In New Hampshire Lottery Comm’n v. Rosen, No. 19-1835 (1st Cir. Jan. 20, 2021), the panel holds that it had jurisdiction over New Hampshire’s challenge to the Department of Justice (DOJ) memoranda about enforcement of the Wire Act which, if implemented, might prevent the state from selling lottery tickets over the internet.
Section 1084(a) of the federal Wire Act criminalizes the use the use of interstate instrumentalities for “the placing of bets or wagers on any sporting event or contest.” Although the language appears to limit the prohibition to sports betting, starting in 2005 the DOJ began to interpret this section to ban interstate wagering of any kind. In 2009, in response to inquiries by New York and Illinois, the Criminal Division of the DOJ reaffirmed that section 1084(a) “would prohibit the use of the internet to transmit bets or wagers of any kind, even if the transactions originated and ended within a single state.” But in 2011, the DOJ reversed itself and – based on a letter opinion of the Office of Legal Counsel (OLC) –concluded that state lottery sales did not violate the Wire Act.
The present case begins in 2017, “when the Criminal Division asked OLC to reconsider its position, which OLC did in a formal opinion published in November 2018, superseding and replacing the 2011 Opinion.” The DOJ again reversed itself, finding “section 1084(a) unambiguous and its prohibitions plainly not limited to sports gambling.” The Attorney General nevertheless directed in a January 2019 memo that there be a ninety-day delay of enforcement, and further stated in an April 2019 memo that the question of whether the act applied to state lotteries on-line was undetermined and under review.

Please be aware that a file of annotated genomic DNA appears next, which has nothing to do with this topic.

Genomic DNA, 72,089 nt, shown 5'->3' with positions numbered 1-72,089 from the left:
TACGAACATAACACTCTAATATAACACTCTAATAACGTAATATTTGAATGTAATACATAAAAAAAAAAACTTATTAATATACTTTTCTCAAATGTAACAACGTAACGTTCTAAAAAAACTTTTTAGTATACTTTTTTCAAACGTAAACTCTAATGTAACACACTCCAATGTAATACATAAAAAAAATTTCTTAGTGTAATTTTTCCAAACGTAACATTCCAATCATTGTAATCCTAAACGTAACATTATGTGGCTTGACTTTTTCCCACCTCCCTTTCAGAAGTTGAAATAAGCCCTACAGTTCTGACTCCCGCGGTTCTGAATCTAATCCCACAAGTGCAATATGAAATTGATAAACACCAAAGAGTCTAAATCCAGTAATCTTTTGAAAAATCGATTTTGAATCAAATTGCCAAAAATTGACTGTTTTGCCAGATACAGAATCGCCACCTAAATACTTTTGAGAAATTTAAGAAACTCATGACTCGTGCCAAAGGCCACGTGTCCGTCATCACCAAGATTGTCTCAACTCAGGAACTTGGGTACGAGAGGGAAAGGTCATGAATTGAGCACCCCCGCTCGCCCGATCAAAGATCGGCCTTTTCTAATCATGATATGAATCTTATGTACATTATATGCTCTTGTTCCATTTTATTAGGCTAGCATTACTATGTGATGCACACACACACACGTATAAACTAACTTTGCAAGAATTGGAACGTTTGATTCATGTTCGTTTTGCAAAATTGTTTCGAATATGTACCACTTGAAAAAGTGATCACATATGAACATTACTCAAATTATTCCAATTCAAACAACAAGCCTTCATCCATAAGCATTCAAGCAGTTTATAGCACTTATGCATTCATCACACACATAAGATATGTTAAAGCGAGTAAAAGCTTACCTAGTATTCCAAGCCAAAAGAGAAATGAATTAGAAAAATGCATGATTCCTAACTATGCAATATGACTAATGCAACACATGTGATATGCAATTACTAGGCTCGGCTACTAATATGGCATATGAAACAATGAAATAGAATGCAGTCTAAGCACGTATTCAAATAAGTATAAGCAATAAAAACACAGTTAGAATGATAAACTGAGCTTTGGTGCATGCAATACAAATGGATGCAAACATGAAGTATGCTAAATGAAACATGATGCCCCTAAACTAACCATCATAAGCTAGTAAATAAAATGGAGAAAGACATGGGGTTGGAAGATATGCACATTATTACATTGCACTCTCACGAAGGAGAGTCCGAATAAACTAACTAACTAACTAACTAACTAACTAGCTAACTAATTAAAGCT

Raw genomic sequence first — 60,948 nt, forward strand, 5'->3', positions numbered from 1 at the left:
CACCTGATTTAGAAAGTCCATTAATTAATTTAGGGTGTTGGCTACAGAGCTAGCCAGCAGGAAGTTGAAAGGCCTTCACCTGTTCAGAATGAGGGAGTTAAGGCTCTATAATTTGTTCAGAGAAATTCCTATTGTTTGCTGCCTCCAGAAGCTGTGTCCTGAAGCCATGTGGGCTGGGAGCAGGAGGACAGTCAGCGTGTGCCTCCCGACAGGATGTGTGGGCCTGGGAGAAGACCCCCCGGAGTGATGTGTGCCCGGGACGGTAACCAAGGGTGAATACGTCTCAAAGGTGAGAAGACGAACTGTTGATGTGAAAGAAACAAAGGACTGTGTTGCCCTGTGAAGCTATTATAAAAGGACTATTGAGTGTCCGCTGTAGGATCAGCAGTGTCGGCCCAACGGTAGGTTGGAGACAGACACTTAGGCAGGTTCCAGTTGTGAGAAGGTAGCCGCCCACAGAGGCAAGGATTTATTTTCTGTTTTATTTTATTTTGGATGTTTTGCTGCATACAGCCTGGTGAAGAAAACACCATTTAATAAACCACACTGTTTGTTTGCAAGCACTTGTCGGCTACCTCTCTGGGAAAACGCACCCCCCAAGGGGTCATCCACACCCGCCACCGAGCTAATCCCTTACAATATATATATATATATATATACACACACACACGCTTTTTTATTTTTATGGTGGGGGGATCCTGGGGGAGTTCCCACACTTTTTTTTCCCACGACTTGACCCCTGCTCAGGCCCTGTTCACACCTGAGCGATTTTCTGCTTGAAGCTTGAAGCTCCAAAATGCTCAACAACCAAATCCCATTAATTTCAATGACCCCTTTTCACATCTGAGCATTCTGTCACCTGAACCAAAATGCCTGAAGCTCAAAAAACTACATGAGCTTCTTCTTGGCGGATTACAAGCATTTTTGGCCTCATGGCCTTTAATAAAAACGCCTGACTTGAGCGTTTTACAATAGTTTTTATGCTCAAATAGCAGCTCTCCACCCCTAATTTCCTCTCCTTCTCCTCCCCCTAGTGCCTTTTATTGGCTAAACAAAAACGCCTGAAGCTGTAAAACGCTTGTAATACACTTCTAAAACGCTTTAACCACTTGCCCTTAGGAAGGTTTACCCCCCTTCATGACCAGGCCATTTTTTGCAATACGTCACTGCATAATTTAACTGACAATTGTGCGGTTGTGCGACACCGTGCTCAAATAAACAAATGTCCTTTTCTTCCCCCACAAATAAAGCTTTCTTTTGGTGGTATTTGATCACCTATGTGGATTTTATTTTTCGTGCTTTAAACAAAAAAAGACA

New Hampshire brought an action in federal district court seeking declaratory judgment about application of the Wire Act to its sale of lottery tickets through its iLottery system. The district court denied the government’s motion to dismiss and granted summary judgment to the plaintiffs.
The First Circuit affirms on the merits (only directing a small change to the final judgment). It also rejects DOJ’s standing, ripeness, and mootness challenges to federal jurisdiction.
The panel first holds that New Hampshire identified an injury-in-fact for standing.” It is uncontested that the plaintiffs use wire communication facilities for the interstate transmission of bets and wagers in the running of the New Hampshire lottery and iLottery platform. The 2018 Opinion, which adopted a broad reading of activities prohibited by section 1084(a), expressly mentions such lotteries, suggesting that Congress need amend the statute if it wishes to protect reliance interests, including those of the states.”
The panel also notes a “history of past enforcement against the same conduct” that also “supports a finding of injury in fact for pre-enforcement standing.” Indeed, “the lack of current prosecutions against state lotteries is not dispositive” of injury-in-fact. “As evidenced by DOJ’s other prosecutions of non-sports betting, ‘the record contains no realistic basis for a suggestion that the statutory provision . . . has fallen into desuetude.’ … Here, DOJ affirmatively warned a state that it believed selling lottery tickets over the internet violated the Wire Act and, in the leadup to the 2011 Opinion, provided similar advice to inquiring authorities from two states.”
The DOJ tried arguing that its continuing review (unresolved at the time of the appeal) of whether the Wire Act applies to state lotteries rendered the dispute not ripe. “The April 2019 Memo leaves in place all provisions of the 2018 Opinion and the January 2019 Memo, but grants a separate forbearance period to the enforcement of section 1084(a) against state lotteries, ‘until [DOJ] concludes its review,” from which date the plaintiffs will have only ninety days within which to comply . . . . A state-wide operation integrating over a thousand retailers and multi-state relationships to produce almost 100 million dollars in net revenue does not strike us as an operation that can be easily wound-up in ninety days.”
Finally, the panel holds that the April 2019 Memo did not moot the case. “The April 2019 Memo does not rescind the government’s adoption of the 2018 Opinion, nor does it offer the plaintiffs solace that the credible threat of prosecution has subsided . . . . The government refuses to disavow prosecuting state lotteries and their vendors for the conduct they currently engage in.”